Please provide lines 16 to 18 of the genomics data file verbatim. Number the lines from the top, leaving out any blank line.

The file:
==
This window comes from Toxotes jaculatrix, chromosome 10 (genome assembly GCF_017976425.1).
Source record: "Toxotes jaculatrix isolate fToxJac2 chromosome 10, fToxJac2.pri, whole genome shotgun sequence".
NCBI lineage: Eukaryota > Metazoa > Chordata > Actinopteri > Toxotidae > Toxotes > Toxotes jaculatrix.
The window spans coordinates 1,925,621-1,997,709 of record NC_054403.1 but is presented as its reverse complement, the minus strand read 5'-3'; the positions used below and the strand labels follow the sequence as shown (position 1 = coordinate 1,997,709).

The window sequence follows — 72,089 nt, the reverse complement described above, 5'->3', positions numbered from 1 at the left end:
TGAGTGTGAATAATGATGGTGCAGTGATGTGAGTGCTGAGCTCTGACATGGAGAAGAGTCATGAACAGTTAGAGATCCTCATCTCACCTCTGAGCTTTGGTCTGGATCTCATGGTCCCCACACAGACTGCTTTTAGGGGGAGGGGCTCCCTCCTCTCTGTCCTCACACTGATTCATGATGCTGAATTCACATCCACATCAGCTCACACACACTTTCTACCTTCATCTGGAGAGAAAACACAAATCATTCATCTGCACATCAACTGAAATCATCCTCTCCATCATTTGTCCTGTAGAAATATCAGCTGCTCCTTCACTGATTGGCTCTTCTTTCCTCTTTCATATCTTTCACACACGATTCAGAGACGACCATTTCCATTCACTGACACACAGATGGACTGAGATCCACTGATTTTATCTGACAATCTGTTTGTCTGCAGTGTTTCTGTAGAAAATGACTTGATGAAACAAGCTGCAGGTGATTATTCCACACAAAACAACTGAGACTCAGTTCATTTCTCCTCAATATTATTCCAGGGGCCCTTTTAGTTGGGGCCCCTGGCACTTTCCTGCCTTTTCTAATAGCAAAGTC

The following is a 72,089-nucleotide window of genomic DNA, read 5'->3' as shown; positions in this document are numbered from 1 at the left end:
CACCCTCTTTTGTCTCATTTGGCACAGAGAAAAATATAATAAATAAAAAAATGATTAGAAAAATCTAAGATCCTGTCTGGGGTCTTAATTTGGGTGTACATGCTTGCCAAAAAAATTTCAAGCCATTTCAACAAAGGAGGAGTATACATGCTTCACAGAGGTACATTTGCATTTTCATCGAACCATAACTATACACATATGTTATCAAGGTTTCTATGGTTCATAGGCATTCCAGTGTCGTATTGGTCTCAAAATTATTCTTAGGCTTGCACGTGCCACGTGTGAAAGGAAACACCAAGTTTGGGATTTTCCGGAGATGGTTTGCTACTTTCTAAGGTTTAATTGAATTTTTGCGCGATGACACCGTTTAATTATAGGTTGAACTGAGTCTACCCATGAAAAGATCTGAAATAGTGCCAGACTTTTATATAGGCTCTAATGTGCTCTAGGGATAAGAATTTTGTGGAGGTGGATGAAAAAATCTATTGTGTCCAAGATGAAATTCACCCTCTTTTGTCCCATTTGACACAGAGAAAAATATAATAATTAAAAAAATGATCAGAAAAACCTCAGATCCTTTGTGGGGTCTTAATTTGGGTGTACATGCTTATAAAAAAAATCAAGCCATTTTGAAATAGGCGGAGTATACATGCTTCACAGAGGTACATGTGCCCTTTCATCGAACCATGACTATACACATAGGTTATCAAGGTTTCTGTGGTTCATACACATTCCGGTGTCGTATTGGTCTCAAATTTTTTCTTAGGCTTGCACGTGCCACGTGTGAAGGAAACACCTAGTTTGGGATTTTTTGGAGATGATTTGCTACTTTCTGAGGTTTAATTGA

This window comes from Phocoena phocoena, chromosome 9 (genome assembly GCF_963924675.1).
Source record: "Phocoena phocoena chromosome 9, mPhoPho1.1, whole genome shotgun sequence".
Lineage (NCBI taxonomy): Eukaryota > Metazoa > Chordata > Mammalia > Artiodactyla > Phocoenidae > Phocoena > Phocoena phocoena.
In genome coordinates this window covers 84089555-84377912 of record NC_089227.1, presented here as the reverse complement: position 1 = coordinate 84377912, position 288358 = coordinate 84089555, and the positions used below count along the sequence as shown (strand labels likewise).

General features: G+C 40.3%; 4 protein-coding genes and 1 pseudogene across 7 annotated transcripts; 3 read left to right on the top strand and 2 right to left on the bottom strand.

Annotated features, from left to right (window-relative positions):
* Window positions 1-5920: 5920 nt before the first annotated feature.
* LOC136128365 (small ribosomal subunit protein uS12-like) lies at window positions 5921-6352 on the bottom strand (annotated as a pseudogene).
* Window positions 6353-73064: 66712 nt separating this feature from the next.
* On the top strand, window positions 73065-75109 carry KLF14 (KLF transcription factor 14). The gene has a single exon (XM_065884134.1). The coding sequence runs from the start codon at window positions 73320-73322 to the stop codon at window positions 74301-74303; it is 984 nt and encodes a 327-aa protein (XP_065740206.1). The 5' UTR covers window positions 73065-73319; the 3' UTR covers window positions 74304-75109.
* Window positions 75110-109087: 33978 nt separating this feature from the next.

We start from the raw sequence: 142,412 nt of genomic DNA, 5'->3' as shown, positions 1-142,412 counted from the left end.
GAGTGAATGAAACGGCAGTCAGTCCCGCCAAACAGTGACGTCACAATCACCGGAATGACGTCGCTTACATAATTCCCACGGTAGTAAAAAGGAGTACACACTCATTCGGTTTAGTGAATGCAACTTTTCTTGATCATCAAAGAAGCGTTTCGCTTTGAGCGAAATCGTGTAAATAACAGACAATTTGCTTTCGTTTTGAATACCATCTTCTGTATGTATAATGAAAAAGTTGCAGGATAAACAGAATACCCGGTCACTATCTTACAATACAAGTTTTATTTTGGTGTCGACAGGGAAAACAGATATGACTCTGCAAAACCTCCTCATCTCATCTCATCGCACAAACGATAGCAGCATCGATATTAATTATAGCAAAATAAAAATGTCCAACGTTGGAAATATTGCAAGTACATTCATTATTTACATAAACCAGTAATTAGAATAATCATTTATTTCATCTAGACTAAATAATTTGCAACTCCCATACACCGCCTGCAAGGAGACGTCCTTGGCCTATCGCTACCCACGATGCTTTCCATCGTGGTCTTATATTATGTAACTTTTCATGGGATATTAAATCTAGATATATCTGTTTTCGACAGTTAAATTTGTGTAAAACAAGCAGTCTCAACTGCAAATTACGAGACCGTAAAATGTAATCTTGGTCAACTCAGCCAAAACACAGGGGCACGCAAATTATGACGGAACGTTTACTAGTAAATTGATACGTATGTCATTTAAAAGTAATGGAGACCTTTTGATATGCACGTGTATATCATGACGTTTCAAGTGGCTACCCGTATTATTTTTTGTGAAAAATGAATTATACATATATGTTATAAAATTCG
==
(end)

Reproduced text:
* LOC136128365 (small ribosomal subunit protein uS12-like) lies at window positions 5921-6352 on the bottom strand (annotated as a pseudogene).
* Window positions 6353-73064: 66712 nt separating this feature from the next.
* On the top strand, window positions 73065-75109 carry KLF14 (KLF transcription factor 14). The gene has a single exon (XM_065884134.1). The coding sequence runs from the start codon at window positions 73320-73322 to the stop codon at window positions 74301-74303; it is 984 nt and encodes a 327-aa protein (XP_065740206.1). The 5' UTR covers window positions 73065-73319; the 3' UTR covers window positions 74304-75109.